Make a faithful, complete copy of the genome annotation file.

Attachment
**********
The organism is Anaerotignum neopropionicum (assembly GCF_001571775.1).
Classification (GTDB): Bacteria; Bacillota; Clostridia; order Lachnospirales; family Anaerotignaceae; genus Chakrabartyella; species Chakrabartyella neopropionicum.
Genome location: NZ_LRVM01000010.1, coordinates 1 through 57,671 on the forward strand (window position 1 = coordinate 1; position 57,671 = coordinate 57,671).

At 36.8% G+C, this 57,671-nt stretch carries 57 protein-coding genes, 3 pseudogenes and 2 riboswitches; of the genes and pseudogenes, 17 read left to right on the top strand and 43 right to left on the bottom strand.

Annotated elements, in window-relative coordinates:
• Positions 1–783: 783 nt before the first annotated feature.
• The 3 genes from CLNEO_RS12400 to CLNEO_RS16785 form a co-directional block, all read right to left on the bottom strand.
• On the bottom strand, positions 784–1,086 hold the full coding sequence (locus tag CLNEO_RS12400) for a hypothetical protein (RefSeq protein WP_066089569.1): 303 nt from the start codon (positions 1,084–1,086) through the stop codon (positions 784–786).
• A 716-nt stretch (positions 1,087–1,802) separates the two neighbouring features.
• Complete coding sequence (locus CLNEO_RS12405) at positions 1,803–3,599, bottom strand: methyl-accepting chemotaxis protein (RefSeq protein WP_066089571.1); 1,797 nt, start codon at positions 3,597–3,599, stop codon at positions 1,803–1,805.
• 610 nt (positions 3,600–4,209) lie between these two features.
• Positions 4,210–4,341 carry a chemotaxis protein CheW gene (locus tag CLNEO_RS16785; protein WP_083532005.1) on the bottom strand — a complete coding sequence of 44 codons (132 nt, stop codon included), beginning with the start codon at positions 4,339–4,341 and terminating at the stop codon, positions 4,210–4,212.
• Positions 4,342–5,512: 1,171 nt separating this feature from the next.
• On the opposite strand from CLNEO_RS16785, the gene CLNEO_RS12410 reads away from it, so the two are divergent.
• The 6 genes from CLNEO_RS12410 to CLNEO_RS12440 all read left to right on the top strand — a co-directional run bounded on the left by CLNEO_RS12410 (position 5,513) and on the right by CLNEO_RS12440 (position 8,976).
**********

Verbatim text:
The organism is Anaerotignum neopropionicum (assembly GCF_001571775.1).
Classification (GTDB): Bacteria; Bacillota; Clostridia; order Lachnospirales; family Anaerotignaceae; genus Chakrabartyella; species Chakrabartyella neopropionicum.
Genome location: NZ_LRVM01000010.1, coordinates 1 through 57,671 on the forward strand (window position 1 = coordinate 1; position 57,671 = coordinate 57,671).

At 36.8% G+C, this 57,671-nt stretch carries 57 protein-coding genes, 3 pseudogenes and 2 riboswitches; of the genes and pseudogenes, 17 read left to right on the top strand and 43 right to left on the bottom strand.

Annotated elements, in window-relative coordinates:
• Positions 1–783: 783 nt before the first annotated feature.
• The 3 genes from CLNEO_RS12400 to CLNEO_RS16785 form a co-directional block, all read right to left on the bottom strand.
• On the bottom strand, positions 784–1,086 hold the full coding sequence (locus tag CLNEO_RS12400) for a hypothetical protein (RefSeq protein WP_066089569.1): 303 nt from the start codon (positions 1,084–1,086) through the stop codon (positions 784–786).
• A 716-nt stretch (positions 1,087–1,802) separates the two neighbouring features.
• Complete coding sequence (locus CLNEO_RS12405) at positions 1,803–3,599, bottom strand: methyl-accepting chemotaxis protein (RefSeq protein WP_066089571.1); 1,797 nt, start codon at positions 3,597–3,599, stop codon at positions 1,803–1,805.
• 610 nt (positions 3,600–4,209) lie between these two features.
• Positions 4,210–4,341 carry a chemotaxis protein CheW gene (locus tag CLNEO_RS16785; protein WP_083532005.1) on the bottom strand — a complete coding sequence of 44 codons (132 nt, stop codon included), beginning with the start codon at positions 4,339–4,341 and terminating at the stop codon, positions 4,210–4,212.
• Positions 4,342–5,512: 1,171 nt separating this feature from the next.
• On the opposite strand from CLNEO_RS16785, the gene CLNEO_RS12410 reads away from it, so the two are divergent.
• The 6 genes from CLNEO_RS12410 to CLNEO_RS12440 all read left to right on the top strand — a co-directional run bounded on the left by CLNEO_RS12410 (position 5,513) and on the right by CLNEO_RS12440 (position 8,976).